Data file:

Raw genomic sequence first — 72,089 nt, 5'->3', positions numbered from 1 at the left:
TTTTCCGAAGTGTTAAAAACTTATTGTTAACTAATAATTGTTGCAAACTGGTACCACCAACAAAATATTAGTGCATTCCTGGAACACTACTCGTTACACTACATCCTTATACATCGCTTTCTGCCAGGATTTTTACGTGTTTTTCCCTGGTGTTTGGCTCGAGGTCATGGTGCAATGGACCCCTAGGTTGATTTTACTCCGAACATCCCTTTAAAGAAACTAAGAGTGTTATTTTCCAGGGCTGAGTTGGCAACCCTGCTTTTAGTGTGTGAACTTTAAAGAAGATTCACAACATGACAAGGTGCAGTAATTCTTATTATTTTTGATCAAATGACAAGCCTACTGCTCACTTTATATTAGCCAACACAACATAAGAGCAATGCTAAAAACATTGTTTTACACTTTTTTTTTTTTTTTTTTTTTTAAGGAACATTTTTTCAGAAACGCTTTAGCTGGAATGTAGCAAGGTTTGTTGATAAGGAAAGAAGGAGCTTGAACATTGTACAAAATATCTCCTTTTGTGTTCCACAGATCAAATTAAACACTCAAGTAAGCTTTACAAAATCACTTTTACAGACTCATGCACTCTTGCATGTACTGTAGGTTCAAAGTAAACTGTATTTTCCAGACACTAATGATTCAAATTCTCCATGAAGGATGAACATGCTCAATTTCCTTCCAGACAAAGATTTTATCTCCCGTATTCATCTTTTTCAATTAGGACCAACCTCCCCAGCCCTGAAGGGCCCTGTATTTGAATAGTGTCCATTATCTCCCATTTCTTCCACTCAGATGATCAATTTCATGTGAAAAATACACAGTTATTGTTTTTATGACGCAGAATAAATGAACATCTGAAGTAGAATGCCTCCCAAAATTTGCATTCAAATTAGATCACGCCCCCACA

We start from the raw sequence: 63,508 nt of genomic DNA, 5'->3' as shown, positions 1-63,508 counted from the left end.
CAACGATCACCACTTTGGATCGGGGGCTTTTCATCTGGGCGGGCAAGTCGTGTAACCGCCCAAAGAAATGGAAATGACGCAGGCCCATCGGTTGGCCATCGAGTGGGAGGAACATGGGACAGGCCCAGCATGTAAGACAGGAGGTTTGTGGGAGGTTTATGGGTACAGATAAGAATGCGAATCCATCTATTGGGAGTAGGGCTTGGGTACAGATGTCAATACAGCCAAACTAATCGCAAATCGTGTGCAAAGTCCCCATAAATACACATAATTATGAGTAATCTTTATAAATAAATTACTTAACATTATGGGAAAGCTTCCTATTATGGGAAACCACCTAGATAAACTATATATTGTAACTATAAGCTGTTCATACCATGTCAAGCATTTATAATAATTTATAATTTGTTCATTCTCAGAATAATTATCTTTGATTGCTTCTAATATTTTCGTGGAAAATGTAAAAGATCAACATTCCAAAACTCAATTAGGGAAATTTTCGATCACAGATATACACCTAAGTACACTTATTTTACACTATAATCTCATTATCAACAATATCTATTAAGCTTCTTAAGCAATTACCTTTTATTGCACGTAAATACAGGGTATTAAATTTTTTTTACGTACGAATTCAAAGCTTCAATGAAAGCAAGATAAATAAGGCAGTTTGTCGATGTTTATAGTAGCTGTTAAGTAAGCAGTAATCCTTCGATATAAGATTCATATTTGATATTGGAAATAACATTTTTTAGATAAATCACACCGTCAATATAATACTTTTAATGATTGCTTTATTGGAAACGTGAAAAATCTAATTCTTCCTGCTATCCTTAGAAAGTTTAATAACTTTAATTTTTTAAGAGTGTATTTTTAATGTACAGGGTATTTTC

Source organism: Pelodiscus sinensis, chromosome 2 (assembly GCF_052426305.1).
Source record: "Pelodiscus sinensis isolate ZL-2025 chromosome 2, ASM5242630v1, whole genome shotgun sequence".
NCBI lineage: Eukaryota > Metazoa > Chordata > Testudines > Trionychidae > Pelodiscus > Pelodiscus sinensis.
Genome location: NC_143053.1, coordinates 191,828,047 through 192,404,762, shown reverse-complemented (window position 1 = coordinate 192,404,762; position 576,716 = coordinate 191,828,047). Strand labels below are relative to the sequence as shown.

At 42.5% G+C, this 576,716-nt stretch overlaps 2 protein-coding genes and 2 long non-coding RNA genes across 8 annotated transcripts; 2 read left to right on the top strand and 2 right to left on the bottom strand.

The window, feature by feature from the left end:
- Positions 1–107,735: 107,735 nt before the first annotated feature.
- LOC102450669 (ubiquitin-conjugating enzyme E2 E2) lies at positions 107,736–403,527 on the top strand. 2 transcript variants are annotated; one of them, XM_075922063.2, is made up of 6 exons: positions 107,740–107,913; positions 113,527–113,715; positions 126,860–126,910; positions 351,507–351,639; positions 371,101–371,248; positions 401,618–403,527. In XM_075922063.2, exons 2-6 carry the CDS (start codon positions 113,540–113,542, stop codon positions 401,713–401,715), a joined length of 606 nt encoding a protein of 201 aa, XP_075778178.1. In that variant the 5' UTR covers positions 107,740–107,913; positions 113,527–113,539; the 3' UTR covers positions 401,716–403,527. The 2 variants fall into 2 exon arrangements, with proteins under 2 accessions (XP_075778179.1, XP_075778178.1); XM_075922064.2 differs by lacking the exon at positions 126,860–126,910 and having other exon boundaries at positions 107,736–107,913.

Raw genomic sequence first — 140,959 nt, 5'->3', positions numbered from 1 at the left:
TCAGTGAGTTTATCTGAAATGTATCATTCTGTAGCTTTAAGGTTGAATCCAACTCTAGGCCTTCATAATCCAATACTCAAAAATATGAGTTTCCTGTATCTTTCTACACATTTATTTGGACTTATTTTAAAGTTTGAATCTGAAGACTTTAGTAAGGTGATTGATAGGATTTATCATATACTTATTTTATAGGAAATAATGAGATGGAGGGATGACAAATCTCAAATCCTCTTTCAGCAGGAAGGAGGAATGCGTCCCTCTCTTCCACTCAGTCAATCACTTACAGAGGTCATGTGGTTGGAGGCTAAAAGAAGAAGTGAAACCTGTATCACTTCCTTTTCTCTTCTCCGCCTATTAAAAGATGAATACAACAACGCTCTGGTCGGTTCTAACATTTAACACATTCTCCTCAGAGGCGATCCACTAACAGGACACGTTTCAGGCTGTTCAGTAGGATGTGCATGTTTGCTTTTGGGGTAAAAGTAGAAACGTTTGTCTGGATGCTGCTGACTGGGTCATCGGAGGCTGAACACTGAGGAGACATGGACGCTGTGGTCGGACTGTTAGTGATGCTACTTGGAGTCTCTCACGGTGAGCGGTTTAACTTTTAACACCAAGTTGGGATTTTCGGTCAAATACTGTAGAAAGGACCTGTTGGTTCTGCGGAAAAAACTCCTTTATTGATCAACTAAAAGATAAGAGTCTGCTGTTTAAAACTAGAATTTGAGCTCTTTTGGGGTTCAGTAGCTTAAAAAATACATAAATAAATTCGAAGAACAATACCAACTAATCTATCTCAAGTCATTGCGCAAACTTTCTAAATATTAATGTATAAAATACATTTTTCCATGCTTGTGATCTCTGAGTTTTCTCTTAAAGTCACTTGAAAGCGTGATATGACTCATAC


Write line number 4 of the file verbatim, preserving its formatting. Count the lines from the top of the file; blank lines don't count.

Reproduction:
CAACGATCACCACTTTGGATCGGGGGCTTTTCATCTGGGCGGGCAAGTCGTGTAACCGCCCAAAGAAATGGAAATGACGCAGGCCCATCGGTTGGCCATCGAGTGGGAGGAACATGGGACAGGCCCAGCATGTAAGACAGGAGGTTTGTGGGAGGTTTATGGGTACAGATAAGAATGCGAATCCATCTATTGGGAGTAGGGCTTGGGTACAGATGTCAATACAGCCAAACTAATCGCAAATCGTGTGCAAAGTCCCCATAAATACACATAATTATGAGTAATCTTTATAAATAAATTACTTAACATTATGGGAAAGCTTCCTATTATGGGAAACCACCTAGATAAACTATATATTGTAACTATAAGCTGTTCATACCATGTCAAGCATTTATAATAATTTATAATTTGTTCATTCTCAGAATAATTATCTTTGATTGCTTCTAATATTTTCGTGGAAAATGTAAAAGATCAACATTCCAAAACTCAATTAGGGAAATTTTCGATCACAGATATACACCTAAGTACACTTATTTTACACTATAATCTCATTATCAACAATATCTATTAAGCTTCTTAAGCAATTACCTTTTATTGCACGTAAATACAGGGTATTAAATTTTTTTTACGTACGAATTCAAAGCTTCAATGAAAGCAAGATAAATAAGGCAGTTTGTCGATGTTTATAGTAGCTGTTAAGTAAGCAGTAATCCTTCGATATAAGATTCATATTTGATATTGGAAATAACATTTTTTAGATAAATCACACCGTCAATATAATACTTTTAATGATTGCTTTATTGGAAACGTGAAAAATCTAATTCTTCCTGCTATCCTTAGAAAGTTTAATAACTTTAATTTTTTAAGAGTGTATTTTTAATGTACAGGGTATTTTC